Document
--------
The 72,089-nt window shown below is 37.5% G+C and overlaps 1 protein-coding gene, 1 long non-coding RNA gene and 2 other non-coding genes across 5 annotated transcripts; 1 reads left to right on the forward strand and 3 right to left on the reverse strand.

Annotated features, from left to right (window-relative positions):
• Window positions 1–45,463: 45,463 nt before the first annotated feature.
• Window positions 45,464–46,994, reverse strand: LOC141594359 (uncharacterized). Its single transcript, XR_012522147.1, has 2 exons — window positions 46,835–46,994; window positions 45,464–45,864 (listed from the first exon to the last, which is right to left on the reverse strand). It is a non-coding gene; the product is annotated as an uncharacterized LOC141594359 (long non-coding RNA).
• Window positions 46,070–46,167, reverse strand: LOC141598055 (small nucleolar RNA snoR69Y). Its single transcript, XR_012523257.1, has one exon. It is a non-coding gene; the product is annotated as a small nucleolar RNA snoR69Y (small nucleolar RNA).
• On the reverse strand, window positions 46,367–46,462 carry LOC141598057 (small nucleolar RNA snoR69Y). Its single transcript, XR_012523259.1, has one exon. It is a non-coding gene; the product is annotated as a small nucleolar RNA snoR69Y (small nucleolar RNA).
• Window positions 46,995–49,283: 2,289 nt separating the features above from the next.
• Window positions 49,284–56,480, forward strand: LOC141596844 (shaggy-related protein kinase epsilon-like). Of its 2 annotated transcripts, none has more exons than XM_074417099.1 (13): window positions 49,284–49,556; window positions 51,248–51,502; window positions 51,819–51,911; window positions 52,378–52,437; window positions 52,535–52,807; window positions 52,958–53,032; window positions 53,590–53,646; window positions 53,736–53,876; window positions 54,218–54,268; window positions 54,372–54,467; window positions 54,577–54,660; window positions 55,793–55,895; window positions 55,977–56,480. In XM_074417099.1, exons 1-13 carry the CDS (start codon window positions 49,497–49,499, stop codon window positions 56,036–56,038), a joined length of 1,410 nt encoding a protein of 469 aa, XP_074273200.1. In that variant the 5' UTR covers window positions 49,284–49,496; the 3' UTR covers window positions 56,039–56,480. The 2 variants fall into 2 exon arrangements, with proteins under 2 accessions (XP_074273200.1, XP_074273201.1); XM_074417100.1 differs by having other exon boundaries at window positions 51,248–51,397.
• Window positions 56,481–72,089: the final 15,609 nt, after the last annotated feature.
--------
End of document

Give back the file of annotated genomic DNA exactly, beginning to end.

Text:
The 72,089-nt window shown below is 37.5% G+C and overlaps 1 protein-coding gene, 1 long non-coding RNA gene and 2 other non-coding genes across 5 annotated transcripts; 1 reads left to right on the forward strand and 3 right to left on the reverse strand.

Annotated features, from left to right (window-relative positions):
• Window positions 1–45,463: 45,463 nt before the first annotated feature.
• Window positions 45,464–46,994, reverse strand: LOC141594359 (uncharacterized). Its single transcript, XR_012522147.1, has 2 exons — window positions 46,835–46,994; window positions 45,464–45,864 (listed from the first exon to the last, which is right to left on the reverse strand). It is a non-coding gene; the product is annotated as an uncharacterized LOC141594359 (long non-coding RNA).
• Window positions 46,070–46,167, reverse strand: LOC141598055 (small nucleolar RNA snoR69Y). Its single transcript, XR_012523257.1, has one exon. It is a non-coding gene; the product is annotated as a small nucleolar RNA snoR69Y (small nucleolar RNA).
• On the reverse strand, window positions 46,367–46,462 carry LOC141598057 (small nucleolar RNA snoR69Y). Its single transcript, XR_012523259.1, has one exon. It is a non-coding gene; the product is annotated as a small nucleolar RNA snoR69Y (small nucleolar RNA).
• Window positions 46,995–49,283: 2,289 nt separating the features above from the next.
• Window positions 49,284–56,480, forward strand: LOC141596844 (shaggy-related protein kinase epsilon-like). Of its 2 annotated transcripts, none has more exons than XM_074417099.1 (13): window positions 49,284–49,556; window positions 51,248–51,502; window positions 51,819–51,911; window positions 52,378–52,437; window positions 52,535–52,807; window positions 52,958–53,032; window positions 53,590–53,646; window positions 53,736–53,876; window positions 54,218–54,268; window positions 54,372–54,467; window positions 54,577–54,660; window positions 55,793–55,895; window positions 55,977–56,480. In XM_074417099.1, exons 1-13 carry the CDS (start codon window positions 49,497–49,499, stop codon window positions 56,036–56,038), a joined length of 1,410 nt encoding a protein of 469 aa, XP_074273200.1. In that variant the 5' UTR covers window positions 49,284–49,496; the 3' UTR covers window positions 56,039–56,480. The 2 variants fall into 2 exon arrangements, with proteins under 2 accessions (XP_074273200.1, XP_074273201.1); XM_074417100.1 differs by having other exon boundaries at window positions 51,248–51,397.
• Window positions 56,481–72,089: the final 15,609 nt, after the last annotated feature.